Booster dose

Joe Jones of Tyler receives his booster dose of the Pfizer vaccine. The Food and Drug Administration approved the booster late September. The CDC also recommends that certain groups who have received two doses of the Pfizer vaccine can receive a booster dose that can help strengthen protection against severe disease in populations whose immunity may have started to wane and who are at high-risk of exposure to COVID-19 or complications from severe disease.

Gregg County is third county in the seven-county Northeast Texas Public Health District to see its COVID-19 community spread levels fall from “substantial” to “moderate.”

Gregg County joined Henderson and Anderson counties with “moderate” COVID-19 community spread levels Monday after the spread continuously decreased for nearly two weeks.

As of Monday, Gregg County has a community spread level of 34.80, significantly lower than the week of Sept. 3 through 9, when the seven-day rolling rate reached 142.92.

Having a moderate spread level means there is a “sustained transmission with confirmed exposure within congregate settings, and potential for rapid increase in cases.” This occurs when the county sees from 10 to 35 new cases per day for seven days.

The level of community spread is determined by taking the average number of all COVID-19 positive cases from the previous seven days. That number is then divided by the population of the county and multiplied by 100,000. A county reaches “substantial” community spread when its seven-day rolling rate is at or more than 35 cases. Substantial community spread represents “large-scale, uncontrolled community transmission,” according to the health district.

Monday’s report saw decreases in the virus’ spread levels in Henderson county as in Thursday’s report, but a slight increase in Anderson county. Henderson is now at 27.10, and Anderson, 25.98, when last week, spread levels were at 24.73.

Also Monday, 178 total new COVID-19 cases were reported in Gregg County. NET Health’s twice-weekly report showed 84 new confirmed cases along with 94 probable cases. Total active cases within the county are at 4,071.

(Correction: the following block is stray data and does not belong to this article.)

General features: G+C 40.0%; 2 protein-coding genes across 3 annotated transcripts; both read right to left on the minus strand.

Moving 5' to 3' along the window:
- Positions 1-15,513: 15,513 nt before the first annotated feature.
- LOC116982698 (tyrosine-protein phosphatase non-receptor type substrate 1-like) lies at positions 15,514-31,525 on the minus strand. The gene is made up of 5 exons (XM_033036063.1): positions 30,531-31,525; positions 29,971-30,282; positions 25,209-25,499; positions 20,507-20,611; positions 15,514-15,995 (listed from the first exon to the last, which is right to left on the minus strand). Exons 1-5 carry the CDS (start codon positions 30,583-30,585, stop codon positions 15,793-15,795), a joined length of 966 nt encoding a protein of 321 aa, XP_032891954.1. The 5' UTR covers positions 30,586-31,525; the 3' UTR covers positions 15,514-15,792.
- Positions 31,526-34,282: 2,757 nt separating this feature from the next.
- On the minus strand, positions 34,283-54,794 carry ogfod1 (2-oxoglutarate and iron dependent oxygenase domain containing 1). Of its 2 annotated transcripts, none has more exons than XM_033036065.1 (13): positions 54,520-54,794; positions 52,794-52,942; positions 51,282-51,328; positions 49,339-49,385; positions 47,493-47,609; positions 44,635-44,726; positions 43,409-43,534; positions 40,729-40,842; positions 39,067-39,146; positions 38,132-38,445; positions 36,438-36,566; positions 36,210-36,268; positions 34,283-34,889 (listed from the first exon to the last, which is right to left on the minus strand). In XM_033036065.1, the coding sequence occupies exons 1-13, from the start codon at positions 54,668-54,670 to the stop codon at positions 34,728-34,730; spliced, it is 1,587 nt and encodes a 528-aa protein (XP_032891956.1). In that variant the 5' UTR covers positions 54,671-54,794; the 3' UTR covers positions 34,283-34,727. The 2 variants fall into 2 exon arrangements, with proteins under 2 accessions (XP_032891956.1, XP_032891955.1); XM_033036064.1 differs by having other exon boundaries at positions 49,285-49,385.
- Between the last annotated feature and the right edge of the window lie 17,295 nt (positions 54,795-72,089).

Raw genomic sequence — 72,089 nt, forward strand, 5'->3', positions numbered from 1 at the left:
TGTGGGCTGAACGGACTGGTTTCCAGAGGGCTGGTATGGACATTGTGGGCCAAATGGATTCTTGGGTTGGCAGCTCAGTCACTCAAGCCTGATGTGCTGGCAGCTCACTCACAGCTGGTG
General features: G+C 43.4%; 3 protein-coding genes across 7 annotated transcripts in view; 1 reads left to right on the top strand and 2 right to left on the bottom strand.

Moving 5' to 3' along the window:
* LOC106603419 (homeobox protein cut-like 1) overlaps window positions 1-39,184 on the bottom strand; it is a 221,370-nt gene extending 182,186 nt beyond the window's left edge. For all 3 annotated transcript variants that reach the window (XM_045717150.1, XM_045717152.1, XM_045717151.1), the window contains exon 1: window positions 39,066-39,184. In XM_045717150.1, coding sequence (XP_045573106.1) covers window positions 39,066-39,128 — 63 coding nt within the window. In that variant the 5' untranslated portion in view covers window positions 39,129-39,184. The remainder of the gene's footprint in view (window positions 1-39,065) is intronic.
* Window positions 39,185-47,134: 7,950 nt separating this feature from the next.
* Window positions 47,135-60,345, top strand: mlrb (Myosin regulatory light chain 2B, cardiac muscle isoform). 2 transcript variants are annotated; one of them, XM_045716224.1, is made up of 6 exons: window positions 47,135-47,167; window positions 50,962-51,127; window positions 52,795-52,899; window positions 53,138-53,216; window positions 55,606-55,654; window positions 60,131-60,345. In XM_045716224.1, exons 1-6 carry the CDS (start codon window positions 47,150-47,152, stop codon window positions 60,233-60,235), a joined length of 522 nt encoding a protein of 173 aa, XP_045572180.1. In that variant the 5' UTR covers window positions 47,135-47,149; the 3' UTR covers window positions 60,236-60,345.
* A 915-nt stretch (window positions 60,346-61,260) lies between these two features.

According to NET Health, there were 210 East Texans being treated for COVID-19 at Tyler hospitals on Monday, which is about 46 percent lower than the high of 389, which was set earlier this month just after Labor Day weekend.

Data gathered in Monday’s report represents the past 96 hours, from noon Thursday to noon Monday.

On Monday, state data showed there were 512 COVID-19 patients hospitalized in the state’s 19-county Trauma Region G on Sunday, the latest day for which numbers were available. The hospitalizations are about 89 fewer than the previous week. Of COVID-19 patients hospitalized, 205 of those were in ICUs and 181 patients were on ventilators. Earlier this month, hospitalizations reached 822, the highest number of single-day COVID-19 hospitalizations in the region since the pandemic began.

Hospitalizations in recent weeks have surpassed a peak in January when the single-day number of patients peaked at 684 on Jan. 6.

In Gregg County as of Monday, 56.54 percent of people 12 and older had received at least one dose of the COVID-19 vaccine, while 48.90 percent of residents 12 and older had been fully vaccinated, according to the state.

State data shows 84.53 percent of county residents 65 and older had been vaccinated with at least one dose as of Monday, while 77.86 percent had been fully vaccinated.

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